(CNN)As the remembrances poured in Saturday for John Lewis, the 5th Congressional District in Georgia he served for decades is left without a representative in Congress.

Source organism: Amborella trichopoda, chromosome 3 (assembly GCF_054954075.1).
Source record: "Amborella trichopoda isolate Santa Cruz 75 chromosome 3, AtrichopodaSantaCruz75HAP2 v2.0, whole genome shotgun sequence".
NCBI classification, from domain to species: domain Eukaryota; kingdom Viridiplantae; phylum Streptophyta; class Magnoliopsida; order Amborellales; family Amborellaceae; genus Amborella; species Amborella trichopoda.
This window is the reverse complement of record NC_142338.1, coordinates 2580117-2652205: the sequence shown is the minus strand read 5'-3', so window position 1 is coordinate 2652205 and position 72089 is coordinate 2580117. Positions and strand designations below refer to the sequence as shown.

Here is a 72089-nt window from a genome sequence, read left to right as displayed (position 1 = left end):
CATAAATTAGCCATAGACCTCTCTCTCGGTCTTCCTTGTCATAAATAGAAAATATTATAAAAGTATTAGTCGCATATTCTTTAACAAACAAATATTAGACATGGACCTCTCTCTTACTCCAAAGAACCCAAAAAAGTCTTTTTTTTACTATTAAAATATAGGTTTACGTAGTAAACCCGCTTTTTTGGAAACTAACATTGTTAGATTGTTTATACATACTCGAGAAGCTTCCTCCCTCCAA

In June, Lewis, who ran unopposed for his 17th term in 2018, won the Democratic nomination for his seat by a resounding 87% of the vote over challenger Barrington Martin II. But his death leaves the Georgia Democratic Party with the task of naming a nominee to face off against Republican Angela Stanton-King, a criminal justice reform advocate and former reality star, in the general election for this overwhelmingly Democratic seat. Under Georgia law, the state executive committee of the Democratic Party can appoint a replacement nominee, according to Georgia Deputy Secretary of State Jordan Fuchs.This is the best way to honor John Lewis' legacyThe party will have to inform the Georgia secretary of state’s office whether they intend to appoint a replacement by Monday, and then inform the office who their replacement nominee is shortly thereafter, Fuchs told CNN in a statement.Read MoreThe Democratic Party of Georgia confirmed Saturday that its executive committee will meet on Monday at noon to consider a nominee.”We are deeply saddened by the loss of Congressman John Lewis, and wish very much that we were not in this position today. The Democratic Party of Georgia takes our legal responsibility of naming a nominee to this seat seriously, and we are making every effort to honor Congressman Lewis’ legacy and the people of the Fifth District throughout this process, while working within the applicable legal framework,” said Sachin Varghese, an attorney for the party, in a Saturday night news release.Interested candidates to be the Democratic nominee will have until Sunday night to apply. A nominating committee made up of 5th Congressional District and state Democratic leaders, including Atlanta Mayor Keisha Lance Bottoms and former Georgia state House minority leader Stacey Abrams, will whittle down the applicants to between three and five individuals to recommend to the party’s executive committee.It’s up to Georgia Gov. Brian Kemp, a Republican, to issue an order for a special election to fill the seat for the remainder of Lewis’ term. The special election would have to be held at least 30 days after his announcement. CNN has reached out to Kemp’s office for comment.Fuchs said she would recommend that Kemp’s office set the special election for the same day as the November general election — November 3 — when 5th District voters would also vote on someone to hold the seat for the next two-year term.”I don’t think it’s wise to try to squeeze another election in between the primary runoff (on August 11) and the general,” Fuchs said. “Whoever wins that election will fill the remainder of the current term, which will be a very short time.”The current term ends in January 2021.All party candidates would compete on the same ballot in the special general election, and if no one receives more than 50% of the vote, the top-two finishers would advance to a January runoff. Fuchs said a special election runoff may “end up being a nullity because it wouldn’t be held until January,” which would be the same month that the new Congress convenes.Stanton-King was uncontested in the Republican primary for the district. In February, she received a pardon from President Donald Trump for her involvement in a stolen vehicle ring in 2007, for which she served six months of home confinement. Stanton-King’s bid, though, is considered a longshot. Hillary Clinton carried the 5th District by more than 70 points in 2016.The district is rated as Solid Democratic by Inside Elections with Nathan L. Gonzales. Gonzales is also a CNN contributor.Until the time of the special election, however, the seat will remain vacant, Charles Bullock, a political science professor at the University of Georgia, told CNN. Staff will remain in place to help constituents, but no one can vote in his place, Bullock said. Lewis, a civil rights icon, had served as the US representative for Georgia’s 5th District for more than three decades and was viewed “as the conscience of Congress,” his family wrote in a statement announcing his death. He died Friday at the age of 80 after a six-month battle with cancer.On Friday, Kemp paid tribute to Lewis, saying the Georgia native “changed our world in profound and immeasurable ways.””Our nation will never be the same without him. There are no words to adequately express the sadness that countless Americans are feeling upon learning this news,” the governor wrote.Last year, Kemp, was tasked with filling a vacancy in the US Senate after GOP Sen. Johnny Isakson announced his retirement due to health concerns. The governor appointed Atlanta businesswoman Kelly Loeffler to fill the seat and set the special election for November 3, in which all parties’ candidates will compete.